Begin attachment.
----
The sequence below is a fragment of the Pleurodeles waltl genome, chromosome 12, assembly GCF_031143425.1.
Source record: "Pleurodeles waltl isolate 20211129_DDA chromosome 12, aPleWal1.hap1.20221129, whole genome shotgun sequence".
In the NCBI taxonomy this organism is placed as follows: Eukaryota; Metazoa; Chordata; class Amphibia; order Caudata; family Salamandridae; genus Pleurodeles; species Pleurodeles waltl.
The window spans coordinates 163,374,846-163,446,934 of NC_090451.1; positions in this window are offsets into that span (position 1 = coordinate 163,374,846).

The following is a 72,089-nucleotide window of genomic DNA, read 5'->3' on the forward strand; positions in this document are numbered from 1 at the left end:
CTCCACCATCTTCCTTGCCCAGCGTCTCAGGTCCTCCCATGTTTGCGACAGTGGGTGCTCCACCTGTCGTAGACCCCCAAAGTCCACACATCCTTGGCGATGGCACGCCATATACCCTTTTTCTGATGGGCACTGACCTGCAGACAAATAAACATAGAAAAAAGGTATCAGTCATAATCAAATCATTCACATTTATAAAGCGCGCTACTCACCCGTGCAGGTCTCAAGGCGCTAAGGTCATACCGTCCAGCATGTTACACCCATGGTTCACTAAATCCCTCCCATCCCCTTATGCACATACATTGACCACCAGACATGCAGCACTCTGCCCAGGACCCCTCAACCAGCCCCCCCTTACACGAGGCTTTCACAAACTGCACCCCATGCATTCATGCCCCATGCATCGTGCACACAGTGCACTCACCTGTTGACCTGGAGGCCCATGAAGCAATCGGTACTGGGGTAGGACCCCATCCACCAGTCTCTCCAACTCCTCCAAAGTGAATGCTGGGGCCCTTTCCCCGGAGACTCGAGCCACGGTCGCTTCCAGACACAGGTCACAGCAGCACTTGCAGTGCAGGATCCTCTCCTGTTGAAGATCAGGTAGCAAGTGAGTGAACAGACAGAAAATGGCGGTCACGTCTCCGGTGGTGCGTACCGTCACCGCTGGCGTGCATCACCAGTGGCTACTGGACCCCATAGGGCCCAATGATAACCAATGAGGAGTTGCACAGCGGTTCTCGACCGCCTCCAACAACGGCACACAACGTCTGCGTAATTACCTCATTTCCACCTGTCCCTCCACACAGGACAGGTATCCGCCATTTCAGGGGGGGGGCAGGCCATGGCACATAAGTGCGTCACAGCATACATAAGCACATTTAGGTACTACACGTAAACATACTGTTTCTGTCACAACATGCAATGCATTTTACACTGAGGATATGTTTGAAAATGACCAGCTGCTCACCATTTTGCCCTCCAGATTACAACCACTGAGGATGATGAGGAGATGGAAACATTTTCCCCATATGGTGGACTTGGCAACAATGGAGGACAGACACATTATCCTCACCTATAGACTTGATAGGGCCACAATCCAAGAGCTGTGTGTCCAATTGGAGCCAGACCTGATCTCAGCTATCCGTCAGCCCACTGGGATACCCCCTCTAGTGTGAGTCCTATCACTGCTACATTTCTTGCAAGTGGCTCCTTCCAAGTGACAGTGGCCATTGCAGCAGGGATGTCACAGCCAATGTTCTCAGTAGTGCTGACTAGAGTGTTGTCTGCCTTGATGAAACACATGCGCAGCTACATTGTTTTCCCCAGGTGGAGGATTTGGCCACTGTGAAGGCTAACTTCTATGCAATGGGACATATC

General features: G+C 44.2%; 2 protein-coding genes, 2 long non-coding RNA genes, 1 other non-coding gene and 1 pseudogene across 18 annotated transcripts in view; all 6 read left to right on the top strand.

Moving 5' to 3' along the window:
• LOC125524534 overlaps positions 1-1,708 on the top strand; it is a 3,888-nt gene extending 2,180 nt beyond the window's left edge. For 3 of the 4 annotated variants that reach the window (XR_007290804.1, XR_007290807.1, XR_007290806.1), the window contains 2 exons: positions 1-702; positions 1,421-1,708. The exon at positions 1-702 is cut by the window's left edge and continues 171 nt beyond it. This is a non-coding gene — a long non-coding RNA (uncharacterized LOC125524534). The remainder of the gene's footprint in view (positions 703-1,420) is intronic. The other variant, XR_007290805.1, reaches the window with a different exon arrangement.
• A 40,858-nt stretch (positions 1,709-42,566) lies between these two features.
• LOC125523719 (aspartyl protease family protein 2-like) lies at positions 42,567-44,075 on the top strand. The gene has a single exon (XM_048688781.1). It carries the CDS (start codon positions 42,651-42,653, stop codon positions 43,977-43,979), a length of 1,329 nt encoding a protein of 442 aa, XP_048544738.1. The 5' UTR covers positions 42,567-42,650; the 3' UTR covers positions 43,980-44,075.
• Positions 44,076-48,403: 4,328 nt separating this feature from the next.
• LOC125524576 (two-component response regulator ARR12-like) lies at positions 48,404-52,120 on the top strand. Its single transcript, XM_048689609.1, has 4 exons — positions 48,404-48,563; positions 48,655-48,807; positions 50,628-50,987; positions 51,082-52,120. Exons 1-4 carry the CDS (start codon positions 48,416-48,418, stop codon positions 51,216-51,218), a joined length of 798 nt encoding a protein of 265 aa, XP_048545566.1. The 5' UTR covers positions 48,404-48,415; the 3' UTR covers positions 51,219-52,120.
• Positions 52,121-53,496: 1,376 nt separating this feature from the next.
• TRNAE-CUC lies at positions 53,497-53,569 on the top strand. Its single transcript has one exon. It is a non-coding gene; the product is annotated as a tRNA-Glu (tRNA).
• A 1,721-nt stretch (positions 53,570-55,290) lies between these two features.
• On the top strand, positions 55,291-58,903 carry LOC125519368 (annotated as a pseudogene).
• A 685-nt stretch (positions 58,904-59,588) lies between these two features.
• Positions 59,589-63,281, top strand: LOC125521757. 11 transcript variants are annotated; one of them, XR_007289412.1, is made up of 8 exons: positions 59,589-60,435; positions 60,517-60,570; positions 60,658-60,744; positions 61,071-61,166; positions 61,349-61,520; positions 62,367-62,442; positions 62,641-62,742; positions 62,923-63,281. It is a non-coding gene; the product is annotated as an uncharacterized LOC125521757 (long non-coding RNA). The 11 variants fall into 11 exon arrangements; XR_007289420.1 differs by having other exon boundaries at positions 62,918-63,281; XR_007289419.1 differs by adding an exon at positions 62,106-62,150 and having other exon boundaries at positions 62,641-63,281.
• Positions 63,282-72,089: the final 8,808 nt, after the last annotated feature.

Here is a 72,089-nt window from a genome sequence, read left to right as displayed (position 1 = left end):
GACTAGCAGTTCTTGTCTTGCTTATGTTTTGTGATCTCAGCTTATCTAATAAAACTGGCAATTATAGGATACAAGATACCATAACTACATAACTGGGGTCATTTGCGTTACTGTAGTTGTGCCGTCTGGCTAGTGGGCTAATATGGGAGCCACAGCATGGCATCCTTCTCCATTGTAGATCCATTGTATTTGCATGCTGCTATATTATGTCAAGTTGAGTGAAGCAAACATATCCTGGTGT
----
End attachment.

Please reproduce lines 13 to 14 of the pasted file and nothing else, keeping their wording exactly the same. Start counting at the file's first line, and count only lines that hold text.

• LOC125524576 (two-component response regulator ARR12-like) lies at positions 48,404-52,120 on the top strand. Its single transcript, XM_048689609.1, has 4 exons — positions 48,404-48,563; positions 48,655-48,807; positions 50,628-50,987; positions 51,082-52,120. Exons 1-4 carry the CDS (start codon positions 48,416-48,418, stop codon positions 51,216-51,218), a joined length of 798 nt encoding a protein of 265 aa, XP_048545566.1. The 5' UTR covers positions 48,404-48,415; the 3' UTR covers positions 51,219-52,120.
• Positions 52,121-53,496: 1,376 nt separating this feature from the next.